Thoughts in Between
Matt's Thoughts In Between - Issue #55
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Big tech - 2020's favourite punching bag
This week Elizabeth Warren, Democratic senator and 2020 presidential candidate came out in favour of breaking up Amazon, Facebook, Google and Apple in the name of competition (more here). As previously discussed, this is going to be a big theme in US politics over the next 20 months (and perhaps beyond) and it feels like a big deal for a candidate with a ~5% chance of winning to propose something so radical.
Some of Silicon Valley's smartest observers have questions about how practical this is (but do see this thread for a nuanced argument). And certainly this will continue the debate (discussed before) about just how politically liberal - and in what ways - Silicon Valley is.
It does increasingly seem, however, as though there is a case to answer and Amazon et al are, at best, losing the PR war. This fascinating piece on the University of Chicago's "Pro Market" blog - hardly a socialist haven - on the failure of today's "superstar" firms to make any major contribution to productivity highlights big tech's problem: they face significant enemies on both left and right and they won't go quietly.
China, sci-fi and "definite pessimism"
The New Statesmen has an excellent piece this week on Chinese science fiction and its impact. It focuses on the superb Three Body Problem trilogy, which I strongly recommend; they're some of the most thought provoking books I've read over the last three years. They've racked up massive sales and spawned the world's most expensive TV show.
The cultural influence of sci-fi, however, goes far beyond first order sales, however. Arguably sci-fi has a disproportionate influence on shaping the imaginations of entrepreneurs and inventors. Consider, for example, Peter Thiel's lament that "we wanted flying cars; instead we got 140 characters" versus his idea of "definite optimism".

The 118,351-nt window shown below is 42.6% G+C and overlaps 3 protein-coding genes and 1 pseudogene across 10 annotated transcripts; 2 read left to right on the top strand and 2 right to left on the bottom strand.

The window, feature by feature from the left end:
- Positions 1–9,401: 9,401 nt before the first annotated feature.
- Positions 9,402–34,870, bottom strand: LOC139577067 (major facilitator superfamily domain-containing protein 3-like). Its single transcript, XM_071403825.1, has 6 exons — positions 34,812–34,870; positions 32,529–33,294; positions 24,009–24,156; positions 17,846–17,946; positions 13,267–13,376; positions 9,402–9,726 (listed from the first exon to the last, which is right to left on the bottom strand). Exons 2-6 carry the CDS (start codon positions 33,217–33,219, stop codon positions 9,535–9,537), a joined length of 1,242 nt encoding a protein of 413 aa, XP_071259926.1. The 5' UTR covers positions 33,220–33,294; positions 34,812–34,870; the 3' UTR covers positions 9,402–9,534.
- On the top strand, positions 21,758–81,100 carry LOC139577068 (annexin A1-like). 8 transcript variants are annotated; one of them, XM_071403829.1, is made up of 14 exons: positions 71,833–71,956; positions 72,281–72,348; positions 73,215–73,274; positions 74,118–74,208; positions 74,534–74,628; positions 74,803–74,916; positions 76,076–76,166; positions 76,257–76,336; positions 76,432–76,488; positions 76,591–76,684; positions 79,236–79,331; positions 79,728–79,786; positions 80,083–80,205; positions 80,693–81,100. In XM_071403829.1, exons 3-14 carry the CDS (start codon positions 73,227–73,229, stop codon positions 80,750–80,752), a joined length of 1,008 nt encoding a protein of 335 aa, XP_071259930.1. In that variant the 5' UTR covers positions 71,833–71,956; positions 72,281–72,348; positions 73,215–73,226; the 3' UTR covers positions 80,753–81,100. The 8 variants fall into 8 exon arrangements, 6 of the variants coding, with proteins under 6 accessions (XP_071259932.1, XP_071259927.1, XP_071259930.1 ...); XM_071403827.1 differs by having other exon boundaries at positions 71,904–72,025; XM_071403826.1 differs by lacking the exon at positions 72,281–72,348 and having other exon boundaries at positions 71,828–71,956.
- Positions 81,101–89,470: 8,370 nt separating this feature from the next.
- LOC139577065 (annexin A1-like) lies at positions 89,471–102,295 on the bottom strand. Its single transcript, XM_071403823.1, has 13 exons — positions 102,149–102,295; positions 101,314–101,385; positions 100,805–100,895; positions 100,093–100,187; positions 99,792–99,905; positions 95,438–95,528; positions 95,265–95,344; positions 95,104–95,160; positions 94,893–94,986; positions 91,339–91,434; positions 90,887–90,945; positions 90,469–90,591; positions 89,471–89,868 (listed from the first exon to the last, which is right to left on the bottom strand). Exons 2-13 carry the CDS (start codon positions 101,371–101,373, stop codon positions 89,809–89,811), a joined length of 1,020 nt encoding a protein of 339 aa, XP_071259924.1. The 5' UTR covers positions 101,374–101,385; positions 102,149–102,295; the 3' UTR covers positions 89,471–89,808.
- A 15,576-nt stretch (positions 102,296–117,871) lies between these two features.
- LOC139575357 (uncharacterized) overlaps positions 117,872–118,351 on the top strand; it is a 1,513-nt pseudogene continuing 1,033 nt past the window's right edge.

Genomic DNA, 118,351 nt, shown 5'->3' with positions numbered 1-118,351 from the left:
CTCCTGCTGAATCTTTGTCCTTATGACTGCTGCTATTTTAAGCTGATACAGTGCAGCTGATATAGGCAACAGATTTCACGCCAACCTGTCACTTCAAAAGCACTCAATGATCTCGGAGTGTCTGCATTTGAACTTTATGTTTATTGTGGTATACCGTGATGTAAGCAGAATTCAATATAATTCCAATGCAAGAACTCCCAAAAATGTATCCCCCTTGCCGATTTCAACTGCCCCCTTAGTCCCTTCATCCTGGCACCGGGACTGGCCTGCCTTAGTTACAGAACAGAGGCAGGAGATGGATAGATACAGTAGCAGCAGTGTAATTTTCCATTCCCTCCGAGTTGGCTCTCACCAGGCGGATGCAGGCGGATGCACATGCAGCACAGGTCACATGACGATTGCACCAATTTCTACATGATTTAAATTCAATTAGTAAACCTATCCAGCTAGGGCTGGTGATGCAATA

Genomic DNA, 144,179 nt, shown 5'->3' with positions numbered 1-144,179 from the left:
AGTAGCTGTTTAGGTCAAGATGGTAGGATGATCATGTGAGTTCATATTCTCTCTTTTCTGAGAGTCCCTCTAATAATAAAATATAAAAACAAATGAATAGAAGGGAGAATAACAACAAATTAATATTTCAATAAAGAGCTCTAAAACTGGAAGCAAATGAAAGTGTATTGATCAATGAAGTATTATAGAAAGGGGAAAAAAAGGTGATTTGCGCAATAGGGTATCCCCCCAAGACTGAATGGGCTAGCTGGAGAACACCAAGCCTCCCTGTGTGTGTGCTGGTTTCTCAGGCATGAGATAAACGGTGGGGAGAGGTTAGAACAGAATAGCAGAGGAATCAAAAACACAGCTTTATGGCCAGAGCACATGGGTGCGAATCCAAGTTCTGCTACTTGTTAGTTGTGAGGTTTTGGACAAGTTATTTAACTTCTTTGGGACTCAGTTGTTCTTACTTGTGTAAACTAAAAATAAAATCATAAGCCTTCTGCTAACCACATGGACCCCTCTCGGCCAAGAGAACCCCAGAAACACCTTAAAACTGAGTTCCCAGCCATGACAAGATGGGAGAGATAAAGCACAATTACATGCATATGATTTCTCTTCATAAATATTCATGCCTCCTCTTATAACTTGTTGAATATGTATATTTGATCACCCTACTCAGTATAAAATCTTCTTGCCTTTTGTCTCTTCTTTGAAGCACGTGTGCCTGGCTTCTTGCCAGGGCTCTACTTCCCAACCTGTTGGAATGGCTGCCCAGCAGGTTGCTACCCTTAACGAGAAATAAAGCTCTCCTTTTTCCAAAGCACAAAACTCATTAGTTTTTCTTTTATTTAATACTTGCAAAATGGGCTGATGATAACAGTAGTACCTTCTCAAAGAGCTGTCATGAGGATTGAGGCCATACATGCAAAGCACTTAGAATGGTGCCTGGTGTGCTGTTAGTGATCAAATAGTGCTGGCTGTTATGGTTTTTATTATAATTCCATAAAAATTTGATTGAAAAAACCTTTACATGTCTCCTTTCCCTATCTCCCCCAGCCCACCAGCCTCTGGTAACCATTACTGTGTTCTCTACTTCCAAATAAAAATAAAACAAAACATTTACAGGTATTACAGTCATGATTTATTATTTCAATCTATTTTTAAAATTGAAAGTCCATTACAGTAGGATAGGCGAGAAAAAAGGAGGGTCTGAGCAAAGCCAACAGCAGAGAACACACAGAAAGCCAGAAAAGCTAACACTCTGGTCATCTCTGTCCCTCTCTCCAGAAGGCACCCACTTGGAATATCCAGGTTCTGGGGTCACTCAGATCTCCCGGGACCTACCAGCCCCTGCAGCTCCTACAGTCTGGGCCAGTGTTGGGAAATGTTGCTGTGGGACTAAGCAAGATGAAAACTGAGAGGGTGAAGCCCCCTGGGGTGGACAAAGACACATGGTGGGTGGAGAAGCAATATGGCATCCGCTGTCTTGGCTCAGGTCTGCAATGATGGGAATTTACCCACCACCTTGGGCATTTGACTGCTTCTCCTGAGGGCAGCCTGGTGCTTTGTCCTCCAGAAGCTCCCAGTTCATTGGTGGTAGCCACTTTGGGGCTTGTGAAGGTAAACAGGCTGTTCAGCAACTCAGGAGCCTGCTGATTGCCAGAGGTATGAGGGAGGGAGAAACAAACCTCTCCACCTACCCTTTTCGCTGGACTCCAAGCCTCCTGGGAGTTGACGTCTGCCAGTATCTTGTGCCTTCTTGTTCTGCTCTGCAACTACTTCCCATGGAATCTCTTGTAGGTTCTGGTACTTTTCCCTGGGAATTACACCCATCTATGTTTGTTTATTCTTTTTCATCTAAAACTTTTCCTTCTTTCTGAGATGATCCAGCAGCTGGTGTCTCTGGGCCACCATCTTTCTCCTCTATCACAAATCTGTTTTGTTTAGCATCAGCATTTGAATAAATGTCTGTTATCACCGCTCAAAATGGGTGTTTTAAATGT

It's interesting to consider what impact Chinese sci-fi might have on that country's most ambitious readers. The New Statesmen talks about the idea of sci-fi as a vehicle for political dissent. But there's also the interesting prospect that sci-fi in China (which Thiel sees as the embodiment of "definite pessimism") could be much darker:
“The stories being written in China feel significant because they are emerging from a real dystopia that becomes stranger and more futuristic by the day”
It feels like something worth paying attention to.
OpenAI and the power of new corporate forms
I've written about OpenAI's work several times before, including a couple of weeks ago, when they announced a new AI language model. This week they announced a number of developments, including co-founder Sam Altman stepping down as Y Combinator's President to become OpenAI's CEO.
Most interestingly, though, was a new organisational form - a "capped profit" company - that OpenAI has developed to let it maintain not-for-profit status while raising massive amounts of funding. Private, profit seeking investors can invest in a limited partnership where the general partner (GP) is OpenAI's not-for-profit entity. Crucially, the GP's primary fiduciary duty will be to advance OpenAI's mission, as embodied in its charter, rather than to return cash to investors. Any financial return will be capped at 100x the amount invested (which is hardly modest...)
This is interesting in its own right, in that it opens up the capital to put OpenAI on a much more even playing field with Google's DeepMind (I'm intrigued by the line at the end of OpenAI's announcement that says "we are willing to merge with a value-aligned organization... to avoid a competitive race which would make it hard to prioritize safety"). But it's also interesting to think about where else a "capped profit" company might be a useful mechanism. Battling climate change? Fighting certain diseases? I'd be excited to see more of them.
- More than 140 characters: The surprisingly interesting story of what actually happens when you send a text.
- Times they are a changin'? The conservative and hyper-Establishment David Brooks makes the case for reparations.
- Learning from play. Interesting new AI results on teaching agents through play (including great animations)
- Friends of friends of friends... A better way to measure Twitter influence?
- When stereotypes work. An almost too-perfect story about how all hipsters look alike.
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Until next week,